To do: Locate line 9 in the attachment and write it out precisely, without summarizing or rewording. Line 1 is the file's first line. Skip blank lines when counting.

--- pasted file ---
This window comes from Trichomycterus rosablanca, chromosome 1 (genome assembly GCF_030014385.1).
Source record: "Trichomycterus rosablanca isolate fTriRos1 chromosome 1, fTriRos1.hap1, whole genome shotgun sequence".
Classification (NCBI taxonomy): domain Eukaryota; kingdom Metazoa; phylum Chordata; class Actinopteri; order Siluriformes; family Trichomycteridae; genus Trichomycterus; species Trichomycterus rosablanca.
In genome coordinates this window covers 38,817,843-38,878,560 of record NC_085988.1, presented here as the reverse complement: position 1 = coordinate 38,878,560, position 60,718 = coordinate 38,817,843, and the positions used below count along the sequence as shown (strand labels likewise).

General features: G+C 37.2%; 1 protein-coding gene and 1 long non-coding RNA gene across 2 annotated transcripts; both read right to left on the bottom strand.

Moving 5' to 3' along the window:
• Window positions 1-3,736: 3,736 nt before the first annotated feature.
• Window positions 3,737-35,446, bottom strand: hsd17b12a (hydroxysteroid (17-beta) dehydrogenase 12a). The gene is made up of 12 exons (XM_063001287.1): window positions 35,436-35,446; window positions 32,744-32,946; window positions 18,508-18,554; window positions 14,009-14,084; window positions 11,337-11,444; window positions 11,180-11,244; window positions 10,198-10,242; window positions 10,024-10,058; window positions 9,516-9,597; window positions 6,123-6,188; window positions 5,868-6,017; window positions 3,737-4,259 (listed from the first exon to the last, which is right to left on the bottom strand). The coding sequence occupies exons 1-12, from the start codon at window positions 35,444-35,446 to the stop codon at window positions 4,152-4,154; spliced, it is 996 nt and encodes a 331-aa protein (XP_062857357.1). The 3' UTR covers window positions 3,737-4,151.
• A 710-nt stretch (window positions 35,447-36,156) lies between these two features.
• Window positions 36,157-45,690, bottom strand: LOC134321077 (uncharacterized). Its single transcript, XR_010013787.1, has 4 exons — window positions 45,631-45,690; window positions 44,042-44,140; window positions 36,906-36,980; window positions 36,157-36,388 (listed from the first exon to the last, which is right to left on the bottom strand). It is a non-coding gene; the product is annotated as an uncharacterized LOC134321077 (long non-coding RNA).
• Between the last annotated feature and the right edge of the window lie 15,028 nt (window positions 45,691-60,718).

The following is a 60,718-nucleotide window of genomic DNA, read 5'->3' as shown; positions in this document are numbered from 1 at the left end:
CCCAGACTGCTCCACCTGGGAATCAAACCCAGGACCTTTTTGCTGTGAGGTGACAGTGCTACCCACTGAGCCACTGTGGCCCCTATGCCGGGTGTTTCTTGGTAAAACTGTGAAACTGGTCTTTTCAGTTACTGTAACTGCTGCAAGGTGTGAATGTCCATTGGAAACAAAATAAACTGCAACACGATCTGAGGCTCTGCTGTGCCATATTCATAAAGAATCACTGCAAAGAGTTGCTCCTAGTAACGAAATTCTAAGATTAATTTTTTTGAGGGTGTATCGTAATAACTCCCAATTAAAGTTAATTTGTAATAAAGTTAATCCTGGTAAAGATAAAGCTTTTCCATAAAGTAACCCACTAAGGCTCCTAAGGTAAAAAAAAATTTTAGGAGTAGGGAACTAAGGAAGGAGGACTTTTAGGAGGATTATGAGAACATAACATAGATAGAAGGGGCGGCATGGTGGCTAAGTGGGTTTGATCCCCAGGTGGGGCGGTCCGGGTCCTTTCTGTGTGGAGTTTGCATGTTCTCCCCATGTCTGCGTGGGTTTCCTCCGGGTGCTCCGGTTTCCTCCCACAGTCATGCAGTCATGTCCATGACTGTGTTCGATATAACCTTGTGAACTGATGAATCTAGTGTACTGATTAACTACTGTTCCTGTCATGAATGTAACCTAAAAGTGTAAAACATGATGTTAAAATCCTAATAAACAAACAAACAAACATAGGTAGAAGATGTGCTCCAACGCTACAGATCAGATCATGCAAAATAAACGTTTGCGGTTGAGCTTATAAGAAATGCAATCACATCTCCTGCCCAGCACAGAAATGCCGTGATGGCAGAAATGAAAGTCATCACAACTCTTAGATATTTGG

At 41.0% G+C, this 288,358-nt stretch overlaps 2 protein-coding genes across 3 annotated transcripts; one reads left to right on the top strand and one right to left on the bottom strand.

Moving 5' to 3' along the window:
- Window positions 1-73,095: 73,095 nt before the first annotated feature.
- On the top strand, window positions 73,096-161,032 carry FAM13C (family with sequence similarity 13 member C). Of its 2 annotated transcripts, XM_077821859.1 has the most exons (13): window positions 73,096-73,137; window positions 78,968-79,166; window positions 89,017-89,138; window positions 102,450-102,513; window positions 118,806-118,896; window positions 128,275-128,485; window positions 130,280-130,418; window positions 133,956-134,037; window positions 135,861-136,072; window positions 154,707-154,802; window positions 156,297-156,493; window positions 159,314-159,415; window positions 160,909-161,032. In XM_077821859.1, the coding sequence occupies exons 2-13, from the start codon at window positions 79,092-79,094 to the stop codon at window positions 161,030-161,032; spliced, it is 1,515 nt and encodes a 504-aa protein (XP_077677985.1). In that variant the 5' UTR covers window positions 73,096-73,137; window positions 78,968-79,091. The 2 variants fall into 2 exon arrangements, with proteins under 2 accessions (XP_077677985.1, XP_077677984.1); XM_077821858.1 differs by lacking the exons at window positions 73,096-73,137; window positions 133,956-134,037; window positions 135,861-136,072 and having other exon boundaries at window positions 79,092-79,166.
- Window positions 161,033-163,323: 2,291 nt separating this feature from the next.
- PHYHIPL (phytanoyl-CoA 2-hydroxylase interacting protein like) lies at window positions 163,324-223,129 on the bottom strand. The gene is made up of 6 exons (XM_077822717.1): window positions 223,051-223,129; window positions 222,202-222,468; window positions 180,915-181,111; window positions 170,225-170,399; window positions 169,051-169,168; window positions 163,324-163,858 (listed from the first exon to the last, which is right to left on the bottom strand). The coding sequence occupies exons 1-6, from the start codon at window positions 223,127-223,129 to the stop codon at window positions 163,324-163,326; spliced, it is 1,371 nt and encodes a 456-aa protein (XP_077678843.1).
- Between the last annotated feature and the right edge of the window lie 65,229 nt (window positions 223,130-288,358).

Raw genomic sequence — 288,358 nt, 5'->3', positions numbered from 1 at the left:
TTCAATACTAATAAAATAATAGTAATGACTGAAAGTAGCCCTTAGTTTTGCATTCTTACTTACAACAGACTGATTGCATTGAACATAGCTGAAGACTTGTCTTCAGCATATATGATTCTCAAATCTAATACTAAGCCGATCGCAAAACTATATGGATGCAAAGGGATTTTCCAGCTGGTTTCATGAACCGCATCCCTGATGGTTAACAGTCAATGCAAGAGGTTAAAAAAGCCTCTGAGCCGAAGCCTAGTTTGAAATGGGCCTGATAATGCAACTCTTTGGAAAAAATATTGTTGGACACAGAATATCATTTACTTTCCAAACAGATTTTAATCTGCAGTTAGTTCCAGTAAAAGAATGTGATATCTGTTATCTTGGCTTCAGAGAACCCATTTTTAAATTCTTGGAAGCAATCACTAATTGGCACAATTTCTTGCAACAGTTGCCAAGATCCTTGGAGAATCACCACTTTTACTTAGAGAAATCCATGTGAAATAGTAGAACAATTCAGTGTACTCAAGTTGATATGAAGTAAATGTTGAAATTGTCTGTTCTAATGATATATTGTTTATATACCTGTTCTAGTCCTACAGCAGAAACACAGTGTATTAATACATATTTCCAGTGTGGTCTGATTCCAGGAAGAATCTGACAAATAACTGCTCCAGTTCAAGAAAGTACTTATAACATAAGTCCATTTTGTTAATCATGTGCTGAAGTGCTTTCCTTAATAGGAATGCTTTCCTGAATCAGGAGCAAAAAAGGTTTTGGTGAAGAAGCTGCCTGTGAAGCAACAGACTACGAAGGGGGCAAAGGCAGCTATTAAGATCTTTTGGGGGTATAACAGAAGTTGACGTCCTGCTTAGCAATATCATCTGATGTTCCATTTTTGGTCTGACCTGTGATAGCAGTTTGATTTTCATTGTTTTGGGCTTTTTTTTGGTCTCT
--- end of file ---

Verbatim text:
• A 710-nt stretch (window positions 35,447-36,156) lies between these two features.